How To Explain The Syria Crisis To Your Kids

Helping kids understand the crisis in Syria

Photo: © UNICEF Comité Espanõl/Irak/Julio2013

Today’s post is from the team at UNICEF. The crisis in Syria is the largest humanitarian crisis of our generation, with two million Syrian people forced to flee their homes and half of which are kids.

I have talked briefly with my kids on what has been going on, but with a crisis like this it is often hard to know how much to tell and how to tell them.

UNICEF have put together this post to help parents explain the Syria crisis to their kids.

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Given all the coverage in the news and on TV, the Syria crisis has probably caught the attention of your kids at some point over the past couple of years. When it comes to a crisis of this scale, it can be difficult to know how much to tell your kids about what’s going on. If your kids want to know more about Syria, here’s a rough guide on where to start.

The Basics

Situated in the Middle East, on the eastern shore of the Mediterranean Sea, Syria is slightly smaller in land mass than the state of Victoria, with a population of about 21 million people (compared to Australia’s 23 million).

According to Reuters’ figures, Syria’s major ethnic groups include Sunni-Muslim Arabs (59.1%), Alawites (11.8%), Levantines (9.3%), Kurds (8.9%), and others (10.9%). The Alawites are currently in power.

What’s been happening?

Now in its third year, the Syria crisis started as part of the Middle Eastern protest movement Arab Spring, in the form of peaceful protests throughout Syria in March and April of 2011. Crowds called for the resignation of President Bashar al-Assad, and the end of Ba’ath Party rule.

These protests sparked an increasingly violent government backlash, which eventually led to civil war. Recent UN reports place the death toll at 120,000, with more than four million displaced from their homes within Syria, and another two million forced to flee the country.

There is now widespread fighting throughout Syria. According to the New York Times, the Syrian government has military support from Russia and Iran, while the rebels receive support from Qatar, Turkey and Libya.

The crisis escalated even further in August, as chemical weapons were used in an attack by the Syrian government in Damascus. The attack killed 1429 people (including 426 children), and affected more than 3600 people with “neurotoxic symptoms”.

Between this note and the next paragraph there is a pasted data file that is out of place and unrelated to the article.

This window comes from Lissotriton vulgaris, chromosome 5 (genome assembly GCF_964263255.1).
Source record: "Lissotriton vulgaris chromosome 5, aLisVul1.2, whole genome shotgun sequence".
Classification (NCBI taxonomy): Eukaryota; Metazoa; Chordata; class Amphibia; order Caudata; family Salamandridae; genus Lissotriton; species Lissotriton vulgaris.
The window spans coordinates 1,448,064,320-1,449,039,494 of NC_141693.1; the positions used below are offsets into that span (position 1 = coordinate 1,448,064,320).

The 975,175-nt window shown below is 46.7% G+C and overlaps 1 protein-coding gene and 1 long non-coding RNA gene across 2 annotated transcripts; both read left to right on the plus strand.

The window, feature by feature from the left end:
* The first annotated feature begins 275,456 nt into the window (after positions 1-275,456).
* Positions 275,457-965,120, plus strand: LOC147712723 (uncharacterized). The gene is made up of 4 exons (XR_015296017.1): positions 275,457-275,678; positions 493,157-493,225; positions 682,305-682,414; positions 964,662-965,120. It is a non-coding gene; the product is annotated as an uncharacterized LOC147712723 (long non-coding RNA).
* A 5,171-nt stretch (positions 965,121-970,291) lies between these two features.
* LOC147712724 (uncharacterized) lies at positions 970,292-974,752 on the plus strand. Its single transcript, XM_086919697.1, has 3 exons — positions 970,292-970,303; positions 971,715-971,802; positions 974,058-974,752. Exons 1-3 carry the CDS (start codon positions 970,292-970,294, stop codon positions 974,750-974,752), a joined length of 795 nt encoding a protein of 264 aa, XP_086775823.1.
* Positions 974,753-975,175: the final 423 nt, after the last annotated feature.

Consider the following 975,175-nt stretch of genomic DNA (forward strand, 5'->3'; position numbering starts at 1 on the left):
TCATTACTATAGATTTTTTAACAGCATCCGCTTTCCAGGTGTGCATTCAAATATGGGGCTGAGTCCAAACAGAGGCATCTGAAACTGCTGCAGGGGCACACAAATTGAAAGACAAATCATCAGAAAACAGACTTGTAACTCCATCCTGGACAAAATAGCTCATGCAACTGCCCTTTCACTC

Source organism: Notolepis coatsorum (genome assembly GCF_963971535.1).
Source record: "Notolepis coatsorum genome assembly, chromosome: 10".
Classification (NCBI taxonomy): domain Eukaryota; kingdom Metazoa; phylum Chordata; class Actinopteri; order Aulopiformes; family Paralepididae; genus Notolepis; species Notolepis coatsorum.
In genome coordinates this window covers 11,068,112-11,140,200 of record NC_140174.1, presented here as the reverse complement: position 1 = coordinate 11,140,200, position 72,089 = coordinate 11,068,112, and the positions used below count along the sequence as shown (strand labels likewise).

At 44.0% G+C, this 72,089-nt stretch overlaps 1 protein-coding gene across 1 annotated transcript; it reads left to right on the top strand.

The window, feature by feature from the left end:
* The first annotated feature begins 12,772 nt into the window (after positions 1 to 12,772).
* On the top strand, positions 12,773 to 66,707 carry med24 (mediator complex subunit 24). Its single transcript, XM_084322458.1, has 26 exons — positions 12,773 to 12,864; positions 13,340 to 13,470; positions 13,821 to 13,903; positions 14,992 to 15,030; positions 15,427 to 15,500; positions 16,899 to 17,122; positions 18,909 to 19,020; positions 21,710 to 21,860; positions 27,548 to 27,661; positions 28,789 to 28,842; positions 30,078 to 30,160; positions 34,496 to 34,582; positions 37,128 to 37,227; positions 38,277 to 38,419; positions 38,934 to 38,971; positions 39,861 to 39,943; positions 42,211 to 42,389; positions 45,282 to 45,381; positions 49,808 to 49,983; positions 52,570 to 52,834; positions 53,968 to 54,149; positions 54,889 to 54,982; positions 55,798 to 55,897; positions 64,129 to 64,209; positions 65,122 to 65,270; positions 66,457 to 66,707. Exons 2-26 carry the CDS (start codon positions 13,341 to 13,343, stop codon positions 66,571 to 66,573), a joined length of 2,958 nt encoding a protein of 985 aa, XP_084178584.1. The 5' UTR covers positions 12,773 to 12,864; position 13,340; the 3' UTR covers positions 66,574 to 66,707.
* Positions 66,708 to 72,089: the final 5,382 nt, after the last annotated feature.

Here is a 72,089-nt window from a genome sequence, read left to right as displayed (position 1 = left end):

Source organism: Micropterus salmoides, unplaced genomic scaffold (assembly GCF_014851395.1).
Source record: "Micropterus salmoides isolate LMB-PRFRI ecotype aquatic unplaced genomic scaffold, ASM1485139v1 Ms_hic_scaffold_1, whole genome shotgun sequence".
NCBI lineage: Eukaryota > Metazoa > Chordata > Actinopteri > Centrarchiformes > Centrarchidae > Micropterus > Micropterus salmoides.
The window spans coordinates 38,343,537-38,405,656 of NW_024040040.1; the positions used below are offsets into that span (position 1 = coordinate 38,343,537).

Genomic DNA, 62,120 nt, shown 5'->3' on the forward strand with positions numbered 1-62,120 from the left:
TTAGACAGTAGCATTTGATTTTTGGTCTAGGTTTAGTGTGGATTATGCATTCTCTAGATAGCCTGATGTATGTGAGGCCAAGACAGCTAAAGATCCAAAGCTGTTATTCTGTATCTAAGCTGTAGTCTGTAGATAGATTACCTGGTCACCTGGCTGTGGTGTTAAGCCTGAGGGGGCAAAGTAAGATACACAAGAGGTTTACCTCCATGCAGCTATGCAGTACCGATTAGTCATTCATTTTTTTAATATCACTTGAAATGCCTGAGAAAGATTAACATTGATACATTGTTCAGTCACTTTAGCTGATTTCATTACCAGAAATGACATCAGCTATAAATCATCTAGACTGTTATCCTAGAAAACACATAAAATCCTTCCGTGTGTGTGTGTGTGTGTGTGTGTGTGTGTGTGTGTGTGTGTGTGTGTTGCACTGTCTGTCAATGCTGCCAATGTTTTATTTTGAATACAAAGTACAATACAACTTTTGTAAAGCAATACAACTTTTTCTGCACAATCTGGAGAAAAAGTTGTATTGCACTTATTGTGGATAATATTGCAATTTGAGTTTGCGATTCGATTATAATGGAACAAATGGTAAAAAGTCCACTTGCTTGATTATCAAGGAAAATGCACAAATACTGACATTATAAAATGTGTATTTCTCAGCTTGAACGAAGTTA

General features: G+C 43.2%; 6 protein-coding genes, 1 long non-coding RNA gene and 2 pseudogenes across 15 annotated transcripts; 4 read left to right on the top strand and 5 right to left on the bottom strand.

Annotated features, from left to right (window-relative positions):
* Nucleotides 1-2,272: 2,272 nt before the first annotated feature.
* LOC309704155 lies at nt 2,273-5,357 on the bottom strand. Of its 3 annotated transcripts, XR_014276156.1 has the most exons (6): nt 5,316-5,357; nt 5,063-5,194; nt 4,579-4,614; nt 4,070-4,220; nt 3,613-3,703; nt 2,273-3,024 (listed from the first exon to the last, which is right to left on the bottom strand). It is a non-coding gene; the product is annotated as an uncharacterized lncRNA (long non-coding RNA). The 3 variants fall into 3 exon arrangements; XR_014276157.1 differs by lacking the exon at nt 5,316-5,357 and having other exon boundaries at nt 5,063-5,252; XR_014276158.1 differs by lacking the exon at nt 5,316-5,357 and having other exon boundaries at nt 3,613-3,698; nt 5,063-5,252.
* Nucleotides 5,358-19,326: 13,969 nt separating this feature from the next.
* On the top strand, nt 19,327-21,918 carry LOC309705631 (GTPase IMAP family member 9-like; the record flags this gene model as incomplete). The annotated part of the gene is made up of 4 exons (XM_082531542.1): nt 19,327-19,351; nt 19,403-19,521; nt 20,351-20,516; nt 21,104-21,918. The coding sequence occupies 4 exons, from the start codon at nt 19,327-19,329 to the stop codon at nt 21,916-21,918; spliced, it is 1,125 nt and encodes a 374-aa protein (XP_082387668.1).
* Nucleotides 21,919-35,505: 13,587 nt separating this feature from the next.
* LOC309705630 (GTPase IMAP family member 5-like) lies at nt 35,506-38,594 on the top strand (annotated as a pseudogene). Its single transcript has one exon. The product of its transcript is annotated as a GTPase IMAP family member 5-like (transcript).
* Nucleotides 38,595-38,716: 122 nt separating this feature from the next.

Refugees

refugees by number
{Image source}

Just a year ago, there were 230,370 Syrian refugees, now there are more than two million. Recent reports show that there are 460,000 Syrian refugees in Turkey, more than 170,000 in Iraq, more than 720,000 in Lebanon, around 520,000 in Jordan, and more than 110,000 in Egypt.

Syria is second only to Afghanistan as a global producer of refugees, and surrounding countries are struggling to cope with the influx. The refugee camp Zaatari in Jordan has grown so big it is now the second largest refugee camp in the world, and is the country’s fourth most populous city.

What about those who stay?

Of the 4.25 million internally displaced Syrians, about two million are children. This means roughly one in four Syrians have been forced to abandon their homes due to the crisis.

The crisis has had a huge effect on the economy. Before the civil war, Syria had a diverse economy, but after more than two years of war, unemployment has quintupled, the currency has reduced to one-sixth of its pre-war value, and the economy has shrunk 35%.

There have been huge medical ramifications as well. About half of the country’s healthcare system has been destroyed, hospitals have been shut down, and a severe lack of medical supplies and worsening living conditions means that disease is on the rise, and medical conditions go untreated.

Many Syrian doctors have fled the country, while foreign doctors and health workers within Syria are being targeted, making it even harder for Syrians to gain medical treatment.

What will happen now?

While the world’s governments, the UN and various other agencies discuss what should happen next in Syria, charities and humanitarian organisations do their best to help relieve the suffering and improve the conditions of those involved.

The UNHCR has appealed for almost US$1.2 billion to help with the Syria crisis. At the end of August US$550 million had been raised.

What UNICEF is doing to help

At present Unicef is working with the Ministry of Health in immunizing over 2.4 million children in Syria against polio. Due to the nature of the conflict with children being moved around and having to live in cramped and unsanitary conditions, the chance of contracting diseases such as polio, measles, mumps and rubella have drastically increased.

With winter on the horizon, Unicef has provided the necessary supplies to keep as many children warm as possible by distributing blankets and installing heating in refugee camps. They are also preparing winter kits for children that will have necessary items such as witner jackets, boots, gloves and hats.

Unicef support

Unicef has addressed that between January and December 2013 they plan to work toward:

  • Reaching 2.5 million children with supplementary vaccination campaigns
  • Providing 10 million people with water treatment supplies to address drinking, cooking and personal hygiene needs
  • Providing 300,000 children access to psychological support and protection services.
  • Ensuring 1 million school children receive essential education materials

Statistics sourced from http://www.unicef.org/appeals/syria.html

If you would like to help UNICEF provide these necessities to the children of Syria, you can donate here.

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Have you talked about the crisis in Syria with your kids?

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